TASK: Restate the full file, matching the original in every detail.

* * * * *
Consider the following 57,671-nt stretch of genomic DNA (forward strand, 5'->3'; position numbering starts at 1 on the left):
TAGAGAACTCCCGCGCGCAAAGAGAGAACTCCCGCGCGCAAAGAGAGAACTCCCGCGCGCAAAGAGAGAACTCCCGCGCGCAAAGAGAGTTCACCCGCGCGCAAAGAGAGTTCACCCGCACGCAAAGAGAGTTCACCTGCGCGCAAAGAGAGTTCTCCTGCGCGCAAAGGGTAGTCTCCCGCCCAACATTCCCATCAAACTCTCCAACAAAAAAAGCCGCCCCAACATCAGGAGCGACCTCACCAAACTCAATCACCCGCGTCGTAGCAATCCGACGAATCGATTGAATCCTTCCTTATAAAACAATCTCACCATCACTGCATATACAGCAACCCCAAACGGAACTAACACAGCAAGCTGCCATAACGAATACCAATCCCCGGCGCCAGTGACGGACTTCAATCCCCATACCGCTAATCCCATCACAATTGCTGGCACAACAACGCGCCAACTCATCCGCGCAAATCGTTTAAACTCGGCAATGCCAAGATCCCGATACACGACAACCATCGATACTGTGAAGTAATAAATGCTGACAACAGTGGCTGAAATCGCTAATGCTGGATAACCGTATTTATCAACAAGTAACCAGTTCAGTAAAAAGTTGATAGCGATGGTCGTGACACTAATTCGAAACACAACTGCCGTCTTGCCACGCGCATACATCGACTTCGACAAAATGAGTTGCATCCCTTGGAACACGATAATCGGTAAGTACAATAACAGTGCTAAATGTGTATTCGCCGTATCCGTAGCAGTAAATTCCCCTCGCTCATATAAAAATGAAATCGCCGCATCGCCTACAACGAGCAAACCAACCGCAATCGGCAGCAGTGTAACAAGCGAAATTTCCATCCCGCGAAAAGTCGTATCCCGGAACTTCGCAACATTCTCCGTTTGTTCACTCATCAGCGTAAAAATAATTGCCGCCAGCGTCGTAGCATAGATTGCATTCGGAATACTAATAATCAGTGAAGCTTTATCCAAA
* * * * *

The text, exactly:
Consider the following 57,671-nt stretch of genomic DNA (forward strand, 5'->3'; position numbering starts at 1 on the left):
TAGAGAACTCCCGCGCGCAAAGAGAGAACTCCCGCGCGCAAAGAGAGAACTCCCGCGCGCAAAGAGAGAACTCCCGCGCGCAAAGAGAGTTCACCCGCGCGCAAAGAGAGTTCACCCGCACGCAAAGAGAGTTCACCTGCGCGCAAAGAGAGTTCTCCTGCGCGCAAAGGGTAGTCTCCCGCCCAACATTCCCATCAAACTCTCCAACAAAAAAAGCCGCCCCAACATCAGGAGCGACCTCACCAAACTCAATCACCCGCGTCGTAGCAATCCGACGAATCGATTGAATCCTTCCTTATAAAACAATCTCACCATCACTGCATATACAGCAACCCCAAACGGAACTAACACAGCAAGCTGCCATAACGAATACCAATCCCCGGCGCCAGTGACGGACTTCAATCCCCATACCGCTAATCCCATCACAATTGCTGGCACAACAACGCGCCAACTCATCCGCGCAAATCGTTTAAACTCGGCAATGCCAAGATCCCGATACACGACAACCATCGATACTGTGAAGTAATAAATGCTGACAACAGTGGCTGAAATCGCTAATGCTGGATAACCGTATTTATCAACAAGTAACCAGTTCAGTAAAAAGTTGATAGCGATGGTCGTGACACTAATTCGAAACACAACTGCCGTCTTGCCACGCGCATACATCGACTTCGACAAAATGAGTTGCATCCCTTGGAACACGATAATCGGTAAGTACAATAACAGTGCTAAATGTGTATTCGCCGTATCCGTAGCAGTAAATTCCCCTCGCTCATATAAAAATGAAATCGCCGCATCGCCTACAACGAGCAAACCAACCGCAATCGGCAGCAGTGTAACAAGCGAAATTTCCATCCCGCGAAAAGTCGTATCCCGGAACTTCGCAACATTCTCCGTTTGTTCACTCATCAGCGTAAAAATAATTGCCGCCAGCGTCGTAGCATAGATTGCATTCGGAATACTAATAATCAGTGAAGCTTTATCCAAA